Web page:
Tatsumi Hijikata and Kazuo Ohno

Butoh (舞踏, Butō) is a form of Japanese dance theatre that encompasses a diverse range of activities, techniques and motivations for dance, performance, or movement. Following World War II, butoh arose in 1959 through collaborations between its two key founders, Tatsumi Hijikata and Kazuo Ohno. The art form is known to “resist fixity”[1] and is difficult to define; notably, founder Hijikata Tatsumi viewed the formalisation of butoh with “distress”.[2] Common features of the art form include playful and grotesque imagery, taboo topics, and extreme or absurd environments. It is traditionally performed in white body makeup with slow hyper-controlled motion. However, with time butoh groups are increasingly being formed around the world, with their various aesthetic ideals and intentions.

Ankoku butoh is an original Japanese dance form that emerged in the mid to late 1950s in Tokyo. Co-founded by Hijikata Tatsumi and Ohno Kazuo, it was an artistic response to social conditions as the nation of Japan underwent radical shifts from Imperial Japan’s engagement in the Asia-Pacific war (1931–1945), to defeat and US-led Occupation of Japan (1945–1952) and the formation of the US-Japan alliance within the cold war division system. In this chapter I explore how the atomic bombs dropped by the United States on Hiroshima and Nagasaki on 6 and 9 August 1945 and the hibakusha (people exposed to the atomic blast 被爆者 and radiological effects 被曝者) it produced can be seen reflected, in both a conscious and subconscious manner, in the artistic works and approach of ankoku butoh. The impact of this historical event was not limited to the concentrated devastation wrought by the atomic bombs. Rather, the fusing of the atomic bombs and human hibakusha and the permanent alteration of living organisms due to direct exposure to this force was symptomatic of broader societal changes underway both before and after Hiroshima and Nagasaki due to the military, industrial and epistemological systems required to devise, construct and use the atomic apparatus. One way of conceiving of this apparatus is as a modality or way of seeing, which for purposes of brevity and utility I call the ‘atomic gaze’. In this chapter I suggest how ankoku butoh, as it developed over time, can be seen as a creative and prototypical form of resistance to the force of this atomic gaze and its myriad impacts. This is intended to contribute conceptual ways of approaching social and cultural histories in the post-1945 period.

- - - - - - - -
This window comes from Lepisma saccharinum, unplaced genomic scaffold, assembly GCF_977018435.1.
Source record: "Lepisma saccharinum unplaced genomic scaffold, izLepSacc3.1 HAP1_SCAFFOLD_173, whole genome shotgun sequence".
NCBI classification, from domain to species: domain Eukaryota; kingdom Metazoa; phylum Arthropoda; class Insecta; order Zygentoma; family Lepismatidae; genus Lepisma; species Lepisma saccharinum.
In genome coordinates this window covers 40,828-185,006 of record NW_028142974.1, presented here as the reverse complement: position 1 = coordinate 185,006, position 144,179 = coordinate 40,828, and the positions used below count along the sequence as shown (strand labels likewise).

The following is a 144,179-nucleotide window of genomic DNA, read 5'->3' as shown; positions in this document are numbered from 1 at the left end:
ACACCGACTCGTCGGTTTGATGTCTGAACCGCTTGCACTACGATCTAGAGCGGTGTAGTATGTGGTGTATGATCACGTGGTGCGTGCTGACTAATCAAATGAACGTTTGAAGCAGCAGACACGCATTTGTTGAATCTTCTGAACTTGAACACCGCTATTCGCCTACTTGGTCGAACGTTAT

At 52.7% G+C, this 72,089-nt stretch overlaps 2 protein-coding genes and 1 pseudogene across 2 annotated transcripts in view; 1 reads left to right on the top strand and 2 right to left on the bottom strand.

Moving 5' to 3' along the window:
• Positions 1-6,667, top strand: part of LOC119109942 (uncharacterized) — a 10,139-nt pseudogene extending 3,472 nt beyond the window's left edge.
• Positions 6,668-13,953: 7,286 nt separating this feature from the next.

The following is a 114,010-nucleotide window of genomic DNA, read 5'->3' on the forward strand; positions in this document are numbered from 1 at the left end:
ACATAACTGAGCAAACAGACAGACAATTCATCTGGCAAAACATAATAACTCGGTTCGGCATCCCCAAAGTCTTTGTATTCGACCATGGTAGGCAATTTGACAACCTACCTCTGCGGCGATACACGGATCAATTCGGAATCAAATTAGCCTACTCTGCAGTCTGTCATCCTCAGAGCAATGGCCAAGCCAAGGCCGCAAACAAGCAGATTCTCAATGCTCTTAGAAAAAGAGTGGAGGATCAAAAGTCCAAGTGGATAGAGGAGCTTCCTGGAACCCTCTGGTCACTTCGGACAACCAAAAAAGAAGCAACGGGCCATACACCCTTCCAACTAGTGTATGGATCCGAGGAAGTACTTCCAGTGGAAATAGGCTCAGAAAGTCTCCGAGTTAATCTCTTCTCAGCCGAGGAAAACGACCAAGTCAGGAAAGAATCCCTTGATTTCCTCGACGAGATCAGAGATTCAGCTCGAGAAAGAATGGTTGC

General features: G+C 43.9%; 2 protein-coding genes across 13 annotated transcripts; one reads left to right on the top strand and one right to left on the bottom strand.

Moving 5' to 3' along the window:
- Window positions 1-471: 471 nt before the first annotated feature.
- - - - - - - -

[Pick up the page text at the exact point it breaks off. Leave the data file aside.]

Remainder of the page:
Adam Broinowski
The atomic gaze and Ankoku Butoh in post-war Japan

Kazuo Ohno The Written Face

Kazuo Ono, The Dead Sea
A short clip of butoh’s co-founder Kazuo Ono dancing. Date unknown, approximately 1980 (no later than 1989), from the documentary Dance of Darkness by Edin Velez.

Tatsumi Hijikata – あんま Anma ( The Masseur ) 1963
Dir. Takahiko Iimura
Dancers: Tatsumi Hijikata, Kazuo Ohno, Yoshito Ohno, Akira Kasai and Others.
Music: Tomomi Adachi (Composed in 2007)

Tatsumi Hijikata – バラ色ダンス Rose Color Dance (1965)
Dancers: Tatsumi Hijikata, Kazuo Ohno, Yoshito Ohno and Others.
Music: Tomomi Adachi (Composed in 2007)

Navel and A-Bomb (Heso to genbaku) Eikoh Hosoe and Tatsumi Hijikata
In Hosoe Eikoh’s film Navel and A-Bomb, featuring Hijikata Tatsumi and his choreography, the (Japanese) body is connected to the bombing of Hiroshima and Nagasaki and the utter destruction of Japan. Navel and A-Bomb (1960) figures the ‘birth’ of a new Japanese identity in the wake of the atomic catastrophe, the subsequent defeat and occupation of Japan.

Hosoe met Hijikata the year prior to Navel and A-Bomb. In 1959 Hijikata choreographed and performed Kinjiki (Forbidden Colors), based on the homosexual imagery found in Yukio Mishima’s novel of the same name published in 1951.